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Lights out for Powertime in Cape Town

Powertime, a South African mobile and web-based prepaid electricity vendor, is in trouble. As users in the Western Cape may or may not know, they are no longer able to purchase electricity online. This issue lies not with Powertime, but with the government of the Western Cape, or more specifically, the municipalities.

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Powertime launched two years ago as a bright-eyed startup project, servicing most municipalities as well as the major electricity providers such as Eskom and City Power. Based in Cape Town, it became the first vendor to introduce a prepaid electricity iPhone, Android and Nokia app. Their products consist of prepaid electricity tokens, airtime and “Powerstream”, a free monthly detailed electrical usage report. With well over 7 million customers using its “smart channels”, Powertime can be considered a South-African success story.

At 2pm on 14 September, it all fell apart for Cape Town Powertime users. The Cities Electricity Department cut Powertime’s ability to sell electricity online without any prior warning or due notice. This affected 10 000 customers.

Users were left in the dark and confined to the Stone Age-method of purchasing electricity. Withdraw money, find an electricity vending outlet, pay and receive voucher.

What reason did the City give? It said that Powertime could no longer sell electricity over the online mobile channels, access was now limited to SMS and USSD transactions only. Powertime says on Twitter, “We are currently affected by restrictions on mobile vending implemented by CoCT. We’re fighting it!”

Memeburn recently met Sebastien Lacour, MD of Powertime at Tech4Africa. Lacour spoke to us about his company’s issues in the Western Cape.

A mobile mess
According to the City, mobile phone applications were never in consideration as a vending channel. Lacour tells us that the City never specified this in the tender. Bizarrely, it is impossible to use USSD or SMS transactions without at some point interacting with the internet. The City argues that a mobile application is not “mobile”. Lacour was unable to squeeze an answer out of the City.

Powertime attempted to circumnavigate the red tape and struck a deal via an unnamed “vertical monopoly created by City of Cape Town’s ‘one provider’ policy.” Despite having an agreement in place to sell electricity again, the City will not give Powertime back its vending ability.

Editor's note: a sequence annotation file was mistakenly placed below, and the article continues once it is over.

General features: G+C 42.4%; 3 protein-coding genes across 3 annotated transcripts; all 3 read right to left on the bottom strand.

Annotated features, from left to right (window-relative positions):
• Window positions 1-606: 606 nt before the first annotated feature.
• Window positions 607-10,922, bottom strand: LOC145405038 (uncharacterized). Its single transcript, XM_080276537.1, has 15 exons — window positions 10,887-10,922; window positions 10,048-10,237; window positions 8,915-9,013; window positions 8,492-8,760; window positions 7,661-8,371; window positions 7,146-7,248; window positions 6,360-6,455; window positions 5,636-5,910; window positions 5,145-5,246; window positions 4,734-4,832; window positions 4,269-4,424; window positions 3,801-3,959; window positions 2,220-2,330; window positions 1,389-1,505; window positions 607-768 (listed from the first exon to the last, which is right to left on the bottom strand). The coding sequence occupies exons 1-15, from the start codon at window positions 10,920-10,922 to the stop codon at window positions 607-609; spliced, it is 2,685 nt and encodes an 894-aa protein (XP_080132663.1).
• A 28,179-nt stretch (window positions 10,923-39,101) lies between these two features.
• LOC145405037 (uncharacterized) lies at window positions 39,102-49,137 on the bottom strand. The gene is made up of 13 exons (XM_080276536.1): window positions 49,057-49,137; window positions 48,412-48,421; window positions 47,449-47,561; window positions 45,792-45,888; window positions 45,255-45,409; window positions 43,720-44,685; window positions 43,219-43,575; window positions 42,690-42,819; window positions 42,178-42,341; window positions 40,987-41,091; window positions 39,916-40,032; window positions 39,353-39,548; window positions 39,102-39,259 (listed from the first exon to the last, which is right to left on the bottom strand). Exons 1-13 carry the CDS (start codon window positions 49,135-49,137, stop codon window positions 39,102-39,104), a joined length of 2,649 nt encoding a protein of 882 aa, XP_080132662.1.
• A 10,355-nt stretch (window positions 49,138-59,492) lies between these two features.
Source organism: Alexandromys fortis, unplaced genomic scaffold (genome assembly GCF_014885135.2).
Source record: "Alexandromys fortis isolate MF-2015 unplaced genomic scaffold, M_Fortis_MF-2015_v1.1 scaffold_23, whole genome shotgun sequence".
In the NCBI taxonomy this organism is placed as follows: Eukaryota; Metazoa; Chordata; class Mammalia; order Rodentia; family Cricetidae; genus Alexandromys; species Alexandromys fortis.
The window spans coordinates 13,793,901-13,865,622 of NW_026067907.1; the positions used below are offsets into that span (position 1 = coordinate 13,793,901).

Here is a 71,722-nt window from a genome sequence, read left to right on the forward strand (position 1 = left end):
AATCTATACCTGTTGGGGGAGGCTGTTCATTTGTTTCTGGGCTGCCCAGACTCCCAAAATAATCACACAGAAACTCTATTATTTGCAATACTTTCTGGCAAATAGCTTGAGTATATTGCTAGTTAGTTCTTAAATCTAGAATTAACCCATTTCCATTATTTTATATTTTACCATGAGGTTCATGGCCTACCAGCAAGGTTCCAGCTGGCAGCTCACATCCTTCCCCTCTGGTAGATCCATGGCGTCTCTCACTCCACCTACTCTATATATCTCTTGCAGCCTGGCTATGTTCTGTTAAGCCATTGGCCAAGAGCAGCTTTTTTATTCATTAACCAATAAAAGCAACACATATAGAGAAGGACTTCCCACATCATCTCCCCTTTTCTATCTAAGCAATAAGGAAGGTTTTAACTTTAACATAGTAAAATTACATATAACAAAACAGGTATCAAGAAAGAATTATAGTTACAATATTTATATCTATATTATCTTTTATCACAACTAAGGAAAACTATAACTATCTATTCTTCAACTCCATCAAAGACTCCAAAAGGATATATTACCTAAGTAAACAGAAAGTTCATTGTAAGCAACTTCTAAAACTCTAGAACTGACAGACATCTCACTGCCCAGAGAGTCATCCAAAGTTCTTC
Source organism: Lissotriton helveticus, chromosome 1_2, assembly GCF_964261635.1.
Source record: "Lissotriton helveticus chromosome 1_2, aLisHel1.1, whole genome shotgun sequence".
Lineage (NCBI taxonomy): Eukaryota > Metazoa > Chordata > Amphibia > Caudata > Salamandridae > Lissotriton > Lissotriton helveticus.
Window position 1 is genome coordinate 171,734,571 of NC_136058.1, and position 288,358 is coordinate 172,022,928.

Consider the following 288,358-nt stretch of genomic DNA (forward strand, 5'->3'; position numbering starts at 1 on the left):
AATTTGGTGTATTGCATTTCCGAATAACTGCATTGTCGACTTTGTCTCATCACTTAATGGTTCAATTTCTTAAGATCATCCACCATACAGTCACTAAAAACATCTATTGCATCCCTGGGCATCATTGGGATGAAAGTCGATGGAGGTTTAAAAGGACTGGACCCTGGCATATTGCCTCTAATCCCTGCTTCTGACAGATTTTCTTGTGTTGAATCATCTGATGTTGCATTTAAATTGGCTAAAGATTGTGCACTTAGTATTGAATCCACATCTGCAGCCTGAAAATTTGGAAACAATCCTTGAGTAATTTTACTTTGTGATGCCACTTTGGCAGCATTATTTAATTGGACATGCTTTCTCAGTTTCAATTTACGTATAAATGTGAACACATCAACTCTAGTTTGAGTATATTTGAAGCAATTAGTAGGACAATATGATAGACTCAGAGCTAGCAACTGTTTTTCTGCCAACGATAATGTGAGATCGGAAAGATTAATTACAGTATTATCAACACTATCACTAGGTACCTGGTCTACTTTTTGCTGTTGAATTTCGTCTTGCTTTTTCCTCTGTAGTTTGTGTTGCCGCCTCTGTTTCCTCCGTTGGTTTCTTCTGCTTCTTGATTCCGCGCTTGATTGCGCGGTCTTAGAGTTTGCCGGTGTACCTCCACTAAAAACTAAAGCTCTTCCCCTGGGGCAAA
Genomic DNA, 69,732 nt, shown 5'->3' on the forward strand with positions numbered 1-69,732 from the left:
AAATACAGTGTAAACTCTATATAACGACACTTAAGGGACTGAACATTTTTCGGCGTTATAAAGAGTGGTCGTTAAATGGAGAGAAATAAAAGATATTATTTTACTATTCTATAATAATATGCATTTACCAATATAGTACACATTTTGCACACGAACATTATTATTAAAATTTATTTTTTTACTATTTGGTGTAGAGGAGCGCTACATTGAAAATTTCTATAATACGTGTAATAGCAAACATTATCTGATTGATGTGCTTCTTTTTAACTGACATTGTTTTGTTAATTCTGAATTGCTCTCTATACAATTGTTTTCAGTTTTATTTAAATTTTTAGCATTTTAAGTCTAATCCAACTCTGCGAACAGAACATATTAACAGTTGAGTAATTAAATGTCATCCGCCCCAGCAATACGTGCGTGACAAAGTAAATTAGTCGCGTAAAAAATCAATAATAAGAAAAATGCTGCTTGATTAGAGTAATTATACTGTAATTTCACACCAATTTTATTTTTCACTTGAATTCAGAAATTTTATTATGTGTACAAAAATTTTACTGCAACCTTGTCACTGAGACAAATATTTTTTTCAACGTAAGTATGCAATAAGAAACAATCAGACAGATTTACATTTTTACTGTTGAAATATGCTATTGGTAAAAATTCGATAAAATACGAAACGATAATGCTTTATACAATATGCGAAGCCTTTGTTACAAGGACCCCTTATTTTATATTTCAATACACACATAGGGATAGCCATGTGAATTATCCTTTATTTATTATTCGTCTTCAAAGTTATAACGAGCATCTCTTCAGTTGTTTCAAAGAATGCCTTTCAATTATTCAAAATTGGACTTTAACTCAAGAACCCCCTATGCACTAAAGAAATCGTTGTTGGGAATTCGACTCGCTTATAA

Cutting the red tape

In December 2010, the City issued a tender for a third-party prepaid electricity vendor to make services available on Internet, POS, ATM/AVM, scratch card and mobile phone channels.

Thanks to the new tender, commission for Powertime has fallen from five percent to two percent, with the City additionally ending all reimbursements on card fees. Therefore, with a lack of commission and costs unable to be covered, it is no longer feasible for small businesses to vend electricity.

In order for Powertime to continue making a profit, it introduced a two percent service charge which was communicated to its client base upon logging in to the service. The City ruled these new fees were unlawful, forcing Powertime to end its services in the Western Cape.

Powertime faces “a serious issue of principle” as Lacour puts it. “Is it really for the City to decide for the user of a service whether they want to pay a value added service fee or not for an innovative and convenient product – especially when our not being able to charge this fee means they lose the service entirely?”

“Has the City really considered the impact that these new channel restrictions will have on service delivery? Note that Powertime currently services more than 40 other municipalities, none of which have implemented these bizarrely restrictive and competition-destroying restrictions on access channels.”

A simple request

Powertime remains determined to find a workable solution for its customers, while being able to meet the needs of the City council. Its requests, it says, are simple enough. “The definition of mobile vending should be relaxed to incorporate IP-based mobile connection, whilst existing internet channel service providers should be encouraged to sell via the incumbent of internet vending and same for Point of Sales. It should be allowed for service providers to, within regulated limits, charge for value added services or the additional costs stemming from certain forms of payments.”

Success stories

Future plans for Powertime include extending its reach past the 40 municipalities it currently supports. Regions such as Namibia, Mozambique, Kenya and Nigeria are part of its vision to expand across Africa.

Adding an EFT and virtual wallet payment option are also on the cards, as well as the possibility of paying annual rates and water bills from the app.

Helping them out

But getting customers back in business is the first priority. “We remain fully committed to the reactivation of Cape Town,” says Lacour. Powertime requires public support and emailing the City to “express your discontent with the City will certainly help in accelerating the process.” Further details can be found on the Powertime blog.

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